When a friend in need becomes a friend in greed – How US stabs its European allies in the back
Published: Nov 14, 2022 02:05 PM
US Europe Illustration: Liu Rui/GT

US Europe Illustration: Liu Rui/GT

When the Native Indians greeted Americans' forefathers with food and kindness, the latter reciprocated with guns and bullets. Times have changed but the tradition is passed on. The US has time and again proven to be a wily and untrustworthy "friend" for other nations. 

When French President Macron complained about the astronomical price that the EU had to pay to the US energy industry, he might recall that it was his American and British friends that hijacked the French nuclear-powered submarines contract with Australia only one year ago, which was denounced as "a stab in the back" by French Foreign Minister Jean-Yves Le Drian. 

France is not the only victim among America's European partners. When it comes to America's tactics to contain its foes, and allies alike, the most preferred strategy is to stoke geopolitical conflict. History has demonstrated how perfectly this method works, from George Kennan's "long telegram" to the ongoing Ukraine crisis. For the US, the situation in Ukraine is actually a window of opportunity. The hot conflict has not only revitalized the old transatlantic military organization NATO, but also narrowed cooperation and business choices for Europe. 

By encouraging Ukraine to "fight Russia till the last Ukrainian", the US generated huge orders for its military industrial complex. According to a report from the Hill in March, since the start of the new year, Lockheed Martin's stock had soared nearly 25 percent, while Raytheon, General Dynamics and Northrop Grumman each saw their stock prices rise by around 12 percent. As the conflict dragged on, the US also drastically increased its military presence in Europe. On June 29, the US Department of Defense confirmed that 20,000 additional forces had been deployed to Europe since the beginning of the conflict, ending a 30-year record of declining US force deployment in Europe. At the strategic level, the US has successfully resuscitated the "brain dead" NATO, and squashed the European dream of defense independence. Has the US really fulfilled its promise that it "never left its allies alone"? Let's not forget what happened to America's Afghan allies last year.

European countries now find themselves trapped in not just one predicament. They should be well reminded that America would never hesitate to secure its national interests at the cost of others, including its allies. This is usually well-hidden and camouflaged with catchphrases like "shared values" or "like-minded democracies", but the Trump administration boldly unveiled America's true intention by imposing tariffs on European steel and aluminum.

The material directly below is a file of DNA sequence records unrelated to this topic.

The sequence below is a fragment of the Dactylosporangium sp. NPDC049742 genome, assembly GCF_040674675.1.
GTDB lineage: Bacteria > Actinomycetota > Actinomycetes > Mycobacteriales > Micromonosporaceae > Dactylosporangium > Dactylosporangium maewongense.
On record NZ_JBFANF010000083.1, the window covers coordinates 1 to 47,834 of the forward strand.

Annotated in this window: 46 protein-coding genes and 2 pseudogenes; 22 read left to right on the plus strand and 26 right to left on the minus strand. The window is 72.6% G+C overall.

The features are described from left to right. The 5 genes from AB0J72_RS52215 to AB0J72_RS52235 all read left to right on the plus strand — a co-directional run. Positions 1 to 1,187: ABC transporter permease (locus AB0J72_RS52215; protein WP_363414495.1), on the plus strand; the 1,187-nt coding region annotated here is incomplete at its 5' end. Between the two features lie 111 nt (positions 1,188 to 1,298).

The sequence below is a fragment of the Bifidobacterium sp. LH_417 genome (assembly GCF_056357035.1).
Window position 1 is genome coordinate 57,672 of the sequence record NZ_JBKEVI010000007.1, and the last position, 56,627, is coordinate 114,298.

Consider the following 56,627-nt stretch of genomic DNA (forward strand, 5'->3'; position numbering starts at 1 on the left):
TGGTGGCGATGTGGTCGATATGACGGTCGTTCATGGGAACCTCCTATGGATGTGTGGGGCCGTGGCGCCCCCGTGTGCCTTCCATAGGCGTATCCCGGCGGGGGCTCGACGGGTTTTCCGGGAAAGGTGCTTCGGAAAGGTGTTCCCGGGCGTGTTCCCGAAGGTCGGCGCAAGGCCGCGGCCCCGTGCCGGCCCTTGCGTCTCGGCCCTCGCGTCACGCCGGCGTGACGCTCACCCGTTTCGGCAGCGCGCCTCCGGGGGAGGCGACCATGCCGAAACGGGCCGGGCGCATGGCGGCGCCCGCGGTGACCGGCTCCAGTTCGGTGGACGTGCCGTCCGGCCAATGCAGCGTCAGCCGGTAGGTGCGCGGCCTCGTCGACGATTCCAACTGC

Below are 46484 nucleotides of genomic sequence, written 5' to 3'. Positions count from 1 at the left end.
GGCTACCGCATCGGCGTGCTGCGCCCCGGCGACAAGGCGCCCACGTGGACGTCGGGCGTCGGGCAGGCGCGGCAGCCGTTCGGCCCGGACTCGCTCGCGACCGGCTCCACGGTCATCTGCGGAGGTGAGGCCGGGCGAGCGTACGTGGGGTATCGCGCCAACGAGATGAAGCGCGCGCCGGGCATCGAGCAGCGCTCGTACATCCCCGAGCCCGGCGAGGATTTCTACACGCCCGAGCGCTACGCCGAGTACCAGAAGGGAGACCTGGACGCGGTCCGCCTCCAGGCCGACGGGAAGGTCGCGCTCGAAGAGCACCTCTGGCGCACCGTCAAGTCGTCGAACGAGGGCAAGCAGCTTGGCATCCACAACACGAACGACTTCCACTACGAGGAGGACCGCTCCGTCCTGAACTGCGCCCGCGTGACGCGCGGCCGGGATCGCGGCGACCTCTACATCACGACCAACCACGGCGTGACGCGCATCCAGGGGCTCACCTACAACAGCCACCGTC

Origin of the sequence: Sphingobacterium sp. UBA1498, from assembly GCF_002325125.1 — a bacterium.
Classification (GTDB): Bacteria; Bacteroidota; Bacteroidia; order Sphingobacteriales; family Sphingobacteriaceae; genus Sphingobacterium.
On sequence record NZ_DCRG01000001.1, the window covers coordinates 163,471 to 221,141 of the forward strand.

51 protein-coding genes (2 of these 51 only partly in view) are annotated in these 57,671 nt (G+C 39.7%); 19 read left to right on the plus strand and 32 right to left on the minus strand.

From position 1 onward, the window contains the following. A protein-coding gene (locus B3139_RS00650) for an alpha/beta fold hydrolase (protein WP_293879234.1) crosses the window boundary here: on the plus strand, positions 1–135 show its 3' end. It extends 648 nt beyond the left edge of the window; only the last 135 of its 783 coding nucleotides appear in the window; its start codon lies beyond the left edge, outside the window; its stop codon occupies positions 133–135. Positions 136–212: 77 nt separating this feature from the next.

Now with deteriorating diplomatic relations with Russia, Europe has grown more dependent on American energy to muddle through the coming winter. The US has viewed Germany as a major "troublemaker" since Chancellor Angela Merkel started the Nord Stream 2 pipeline project with Russia. For years the US has been attempting to sabotage this project, coercing the Germans to quit. The outbreak of the Ukraine conflict finally made Germany and most of other European countries give up "authoritarian support" and turn to "democratic energy". 

According to the International Energy Agency, the US supply of gas surpassed Russia in June. A US cargo sold in Europe could bring in a profit of $200 million. Laurent Segalen, an energy investment banker who hosts the Redefining Energy podcast, said that US companies can fill and send a ship across the Atlantic for some $60 million, then return with $275 million. 

"That is not exactly the meaning of friendship," complained Macron, pointing out that European countries are paying four times more than the price the US sells domestically. Perhaps it is not about friendship in the first place. The US is asking European countries to pay for the extra "democratic values" attached to American gas. 

While Europeans are struggling to fill up their gas tanks before winter, the Federal Reserve paced up its strong dollar policy amid global recession, raising interest rates by 75 basis points for the sixth time this year, its highest level since 2000. Thanks to the strong dollar, the Eurozone is really going to the wall. According to a Capital article, the EUR/USD exchange rate fell below the 99-cent mark, hitting a 20-year low. Dismissing the risks of a strong U.S. dollar, the American President blamed anemic growth and policy missteps in other parts of the world, including Europe, for dragging down the global economy. "Our economy is strong as hell", announced President Biden. 

Ultimately, it's a European call to decide Europe's own future. Rather than relying on a "fatal friend", the EU should take serious steps for strategic autonomy and find a friend indeed rather than a friend in greed.

The author is a commentator on international affairs, writing regularly for Xinhua News Agency, Global Times, CGTN, China Daily etc. He can be reached at xinping604@gmail.com.